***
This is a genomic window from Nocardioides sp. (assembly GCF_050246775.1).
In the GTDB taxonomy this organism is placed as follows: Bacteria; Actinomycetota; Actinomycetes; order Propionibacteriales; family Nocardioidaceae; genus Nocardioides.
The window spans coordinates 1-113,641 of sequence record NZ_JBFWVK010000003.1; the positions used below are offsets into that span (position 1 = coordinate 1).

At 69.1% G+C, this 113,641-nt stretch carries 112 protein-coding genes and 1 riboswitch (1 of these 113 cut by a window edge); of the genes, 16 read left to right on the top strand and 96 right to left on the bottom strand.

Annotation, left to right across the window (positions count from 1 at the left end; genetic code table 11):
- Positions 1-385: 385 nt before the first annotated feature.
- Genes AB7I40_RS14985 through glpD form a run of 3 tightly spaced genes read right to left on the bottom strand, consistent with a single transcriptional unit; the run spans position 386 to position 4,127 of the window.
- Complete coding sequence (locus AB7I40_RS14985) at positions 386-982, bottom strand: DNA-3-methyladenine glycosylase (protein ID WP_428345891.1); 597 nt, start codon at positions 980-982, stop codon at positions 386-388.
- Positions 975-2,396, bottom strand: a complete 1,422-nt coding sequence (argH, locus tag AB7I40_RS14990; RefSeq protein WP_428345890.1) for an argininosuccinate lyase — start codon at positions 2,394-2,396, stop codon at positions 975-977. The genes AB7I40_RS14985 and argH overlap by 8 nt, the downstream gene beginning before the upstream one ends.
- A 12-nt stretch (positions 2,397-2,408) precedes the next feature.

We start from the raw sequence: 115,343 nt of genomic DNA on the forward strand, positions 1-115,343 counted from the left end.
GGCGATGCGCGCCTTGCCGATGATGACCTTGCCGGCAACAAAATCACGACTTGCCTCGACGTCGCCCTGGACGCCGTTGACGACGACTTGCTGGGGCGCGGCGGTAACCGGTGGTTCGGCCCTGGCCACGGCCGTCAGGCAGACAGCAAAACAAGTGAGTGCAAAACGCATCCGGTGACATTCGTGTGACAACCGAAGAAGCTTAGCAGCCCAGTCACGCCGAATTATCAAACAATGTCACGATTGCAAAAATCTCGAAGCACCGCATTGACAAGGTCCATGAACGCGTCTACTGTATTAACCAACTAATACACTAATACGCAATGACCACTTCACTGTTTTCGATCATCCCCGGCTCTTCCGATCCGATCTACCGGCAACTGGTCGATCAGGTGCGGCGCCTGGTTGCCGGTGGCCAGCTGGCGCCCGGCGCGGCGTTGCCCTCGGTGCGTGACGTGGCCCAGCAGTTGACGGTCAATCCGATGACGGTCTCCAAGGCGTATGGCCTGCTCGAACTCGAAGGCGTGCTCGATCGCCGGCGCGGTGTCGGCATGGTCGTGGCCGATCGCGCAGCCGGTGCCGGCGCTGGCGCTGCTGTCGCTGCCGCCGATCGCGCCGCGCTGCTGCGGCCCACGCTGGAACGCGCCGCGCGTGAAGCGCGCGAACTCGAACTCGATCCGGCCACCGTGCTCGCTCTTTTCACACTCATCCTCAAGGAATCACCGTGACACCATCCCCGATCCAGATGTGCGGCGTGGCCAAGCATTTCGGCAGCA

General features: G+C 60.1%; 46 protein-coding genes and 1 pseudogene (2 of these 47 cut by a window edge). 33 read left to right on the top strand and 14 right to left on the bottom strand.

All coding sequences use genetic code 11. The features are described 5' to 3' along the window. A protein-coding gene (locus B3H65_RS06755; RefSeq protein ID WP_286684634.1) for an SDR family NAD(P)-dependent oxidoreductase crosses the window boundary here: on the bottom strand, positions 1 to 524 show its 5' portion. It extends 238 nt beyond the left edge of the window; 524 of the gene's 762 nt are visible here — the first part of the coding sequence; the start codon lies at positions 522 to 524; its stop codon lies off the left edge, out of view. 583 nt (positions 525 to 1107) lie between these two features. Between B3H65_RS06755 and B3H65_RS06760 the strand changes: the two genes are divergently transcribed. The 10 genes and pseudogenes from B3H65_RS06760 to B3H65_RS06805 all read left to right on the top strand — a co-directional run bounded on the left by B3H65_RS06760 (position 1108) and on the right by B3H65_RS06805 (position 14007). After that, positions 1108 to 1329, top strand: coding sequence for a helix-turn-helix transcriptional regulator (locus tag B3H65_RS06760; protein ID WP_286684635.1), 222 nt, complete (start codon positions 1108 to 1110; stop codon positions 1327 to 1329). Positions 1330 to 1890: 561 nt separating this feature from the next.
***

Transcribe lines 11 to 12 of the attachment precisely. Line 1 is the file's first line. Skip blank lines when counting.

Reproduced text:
We start from the raw sequence: 115,343 nt of genomic DNA on the forward strand, positions 1-115,343 counted from the left end.
GGCGATGCGCGCCTTGCCGATGATGACCTTGCCGGCAACAAAATCACGACTTGCCTCGACGTCGCCCTGGACGCCGTTGACGACGACTTGCTGGGGCGCGGCGGTAACCGGTGGTTCGGCCCTGGCCACGGCCGTCAGGCAGACAGCAAAACAAGTGAGTGCAAAACGCATCCGGTGACATTCGTGTGACAACCGAAGAAGCTTAGCAGCCCAGTCACGCCGAATTATCAAACAATGTCACGATTGCAAAAATCTCGAAGCACCGCATTGACAAGGTCCATGAACGCGTCTACTGTATTAACCAACTAATACACTAATACGCAATGACCACTTCACTGTTTTCGATCATCCCCGGCTCTTCCGATCCGATCTACCGGCAACTGGTCGATCAGGTGCGGCGCCTGGTTGCCGGTGGCCAGCTGGCGCCCGGCGCGGCGTTGCCCTCGGTGCGTGACGTGGCCCAGCAGTTGACGGTCAATCCGATGACGGTCTCCAAGGCGTATGGCCTGCTCGAACTCGAAGGCGTGCTCGATCGCCGGCGCGGTGTCGGCATGGTCGTGGCCGATCGCGCAGCCGGTGCCGGCGCTGGCGCTGCTGTCGCTGCCGCCGATCGCGCCGCGCTGCTGCGGCCCACGCTGGAACGCGCCGCGCGTGAAGCGCGCGAACTCGAACTCGATCCGGCCACCGTGCTCGCTCTTTTCACACTCATCCTCAAGGAATCACCGTGACACCATCCCCGATCCAGATGTGCGGCGTGGCCAAGCATTTCGGCAGCA